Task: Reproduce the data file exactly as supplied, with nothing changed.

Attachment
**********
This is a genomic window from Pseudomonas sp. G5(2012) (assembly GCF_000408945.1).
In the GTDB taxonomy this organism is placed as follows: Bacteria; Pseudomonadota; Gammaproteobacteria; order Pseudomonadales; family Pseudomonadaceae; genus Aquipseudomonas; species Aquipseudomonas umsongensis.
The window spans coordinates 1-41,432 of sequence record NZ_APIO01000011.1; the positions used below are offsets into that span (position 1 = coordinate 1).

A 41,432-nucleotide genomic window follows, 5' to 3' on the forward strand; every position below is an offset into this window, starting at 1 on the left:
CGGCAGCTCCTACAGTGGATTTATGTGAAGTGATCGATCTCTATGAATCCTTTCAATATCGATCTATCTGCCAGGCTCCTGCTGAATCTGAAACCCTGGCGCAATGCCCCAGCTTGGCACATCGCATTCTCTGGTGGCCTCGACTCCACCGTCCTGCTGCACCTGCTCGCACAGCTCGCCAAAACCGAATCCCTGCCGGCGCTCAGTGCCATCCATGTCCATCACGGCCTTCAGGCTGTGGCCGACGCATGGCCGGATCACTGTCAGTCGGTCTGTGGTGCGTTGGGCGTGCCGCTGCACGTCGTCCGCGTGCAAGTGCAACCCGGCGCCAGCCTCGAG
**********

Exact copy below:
This is a genomic window from Pseudomonas sp. G5(2012) (assembly GCF_000408945.1).
In the GTDB taxonomy this organism is placed as follows: Bacteria; Pseudomonadota; Gammaproteobacteria; order Pseudomonadales; family Pseudomonadaceae; genus Aquipseudomonas; species Aquipseudomonas umsongensis.
The window spans coordinates 1-41,432 of sequence record NZ_APIO01000011.1; the positions used below are offsets into that span (position 1 = coordinate 1).

A 41,432-nucleotide genomic window follows, 5' to 3' on the forward strand; every position below is an offset into this window, starting at 1 on the left:
CGGCAGCTCCTACAGTGGATTTATGTGAAGTGATCGATCTCTATGAATCCTTTCAATATCGATCTATCTGCCAGGCTCCTGCTGAATCTGAAACCCTGGCGCAATGCCCCAGCTTGGCACATCGCATTCTCTGGTGGCCTCGACTCCACCGTCCTGCTGCACCTGCTCGCACAGCTCGCCAAAACCGAATCCCTGCCGGCGCTCAGTGCCATCCATGTCCATCACGGCCTTCAGGCTGTGGCCGACGCATGGCCGGATCACTGTCAGTCGGTCTGTGGTGCGTTGGGCGTGCCGCTGCACGTCGTCCGCGTGCAAGTGCAACCCGGCGCCAGCCTCGAG